Does complex and conventional language hamper the growth of true understanding

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Does complex and conventional language hamper the growth of true understanding in philosophy?

On one way of understanding your question, the answer seems not just to be "No," but "Hell no!"

What I mean is this: the discipline of philosophy isn't a mystical practice. Among its most important techniques are careful analysis and well-reasoned argument. The kind of thinking philosophers pursue needs to be embodied in a rich and subtle language. And on one meaning of "conventional" -- i.e., based on shared conventions and meanings -- we would be unable to communicate successfully without the conventions of language.

Now for a couple of caveats. Good philosophical ideas might come by any number of routes, including sudden bursts of insight. But the discipline of philosophy calls for shaping and articulating those insights. And if by "complex language," you mean bad, bloated writing, then indeed that can get in the way of understanding. But this goes for any discipline; not just for philosophy.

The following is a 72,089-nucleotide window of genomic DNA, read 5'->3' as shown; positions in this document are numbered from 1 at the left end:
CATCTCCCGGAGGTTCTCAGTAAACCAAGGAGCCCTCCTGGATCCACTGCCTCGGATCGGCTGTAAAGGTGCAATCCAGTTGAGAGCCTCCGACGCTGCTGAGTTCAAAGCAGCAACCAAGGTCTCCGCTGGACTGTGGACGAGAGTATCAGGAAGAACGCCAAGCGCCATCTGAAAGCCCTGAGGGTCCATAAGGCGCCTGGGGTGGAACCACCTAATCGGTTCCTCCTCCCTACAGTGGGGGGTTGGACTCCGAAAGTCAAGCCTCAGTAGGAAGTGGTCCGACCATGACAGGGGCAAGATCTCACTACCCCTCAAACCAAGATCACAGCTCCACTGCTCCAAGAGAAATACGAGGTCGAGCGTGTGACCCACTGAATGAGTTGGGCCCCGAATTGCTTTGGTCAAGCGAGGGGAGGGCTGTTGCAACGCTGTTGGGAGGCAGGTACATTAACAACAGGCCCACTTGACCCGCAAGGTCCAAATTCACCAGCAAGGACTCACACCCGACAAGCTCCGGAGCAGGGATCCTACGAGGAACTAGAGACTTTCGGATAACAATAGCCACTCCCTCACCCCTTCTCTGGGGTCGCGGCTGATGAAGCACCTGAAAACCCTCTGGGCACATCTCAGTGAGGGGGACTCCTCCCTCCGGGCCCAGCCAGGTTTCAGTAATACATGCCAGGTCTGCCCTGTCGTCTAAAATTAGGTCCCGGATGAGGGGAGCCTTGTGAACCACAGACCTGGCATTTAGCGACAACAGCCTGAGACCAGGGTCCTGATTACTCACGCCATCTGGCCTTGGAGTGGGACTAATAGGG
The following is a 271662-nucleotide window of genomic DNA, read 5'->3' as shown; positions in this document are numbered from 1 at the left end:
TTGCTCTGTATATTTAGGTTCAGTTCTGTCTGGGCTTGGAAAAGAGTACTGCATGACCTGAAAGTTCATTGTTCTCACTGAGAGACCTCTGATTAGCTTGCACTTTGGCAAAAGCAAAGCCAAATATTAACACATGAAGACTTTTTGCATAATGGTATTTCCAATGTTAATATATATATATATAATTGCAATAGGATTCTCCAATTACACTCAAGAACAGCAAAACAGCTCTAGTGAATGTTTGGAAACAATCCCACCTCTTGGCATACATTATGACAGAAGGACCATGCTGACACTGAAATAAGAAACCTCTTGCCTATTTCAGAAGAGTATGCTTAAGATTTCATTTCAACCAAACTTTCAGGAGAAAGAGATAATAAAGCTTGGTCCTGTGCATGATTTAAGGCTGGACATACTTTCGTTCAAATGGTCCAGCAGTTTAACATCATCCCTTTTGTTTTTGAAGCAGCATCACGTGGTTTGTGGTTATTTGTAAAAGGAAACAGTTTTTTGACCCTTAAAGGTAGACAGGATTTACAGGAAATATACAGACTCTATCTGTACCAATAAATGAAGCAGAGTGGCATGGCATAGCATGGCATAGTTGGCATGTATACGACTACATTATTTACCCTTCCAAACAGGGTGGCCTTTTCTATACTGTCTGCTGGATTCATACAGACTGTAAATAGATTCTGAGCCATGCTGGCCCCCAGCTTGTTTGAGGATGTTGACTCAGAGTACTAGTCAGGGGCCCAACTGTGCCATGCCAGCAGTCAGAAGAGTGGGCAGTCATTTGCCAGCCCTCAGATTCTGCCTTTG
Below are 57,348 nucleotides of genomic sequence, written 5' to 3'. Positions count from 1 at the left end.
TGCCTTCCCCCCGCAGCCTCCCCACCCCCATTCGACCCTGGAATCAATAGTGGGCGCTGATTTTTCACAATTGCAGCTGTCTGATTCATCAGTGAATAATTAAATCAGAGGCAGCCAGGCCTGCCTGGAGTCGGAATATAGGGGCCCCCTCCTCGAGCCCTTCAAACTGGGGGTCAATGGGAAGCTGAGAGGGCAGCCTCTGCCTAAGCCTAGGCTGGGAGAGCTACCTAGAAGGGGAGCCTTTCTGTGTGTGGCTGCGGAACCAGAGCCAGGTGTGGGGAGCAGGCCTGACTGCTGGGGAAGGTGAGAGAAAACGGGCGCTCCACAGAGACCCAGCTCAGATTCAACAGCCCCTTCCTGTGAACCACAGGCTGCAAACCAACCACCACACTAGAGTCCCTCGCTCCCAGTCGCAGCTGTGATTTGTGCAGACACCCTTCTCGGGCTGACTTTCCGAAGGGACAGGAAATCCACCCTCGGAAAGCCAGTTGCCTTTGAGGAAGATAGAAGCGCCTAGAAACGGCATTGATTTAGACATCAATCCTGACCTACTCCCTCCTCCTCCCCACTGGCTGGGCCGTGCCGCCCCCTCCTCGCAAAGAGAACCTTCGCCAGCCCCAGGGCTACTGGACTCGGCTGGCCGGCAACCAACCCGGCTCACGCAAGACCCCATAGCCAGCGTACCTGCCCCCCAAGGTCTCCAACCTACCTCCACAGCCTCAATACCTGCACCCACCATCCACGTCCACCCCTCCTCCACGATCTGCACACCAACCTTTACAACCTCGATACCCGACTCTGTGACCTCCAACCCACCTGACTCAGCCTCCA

So yes: philosophers sometimes smother their ideas in a blur of verbiage. But good philosophy really does need needs sharp, subtle linguistic tools.

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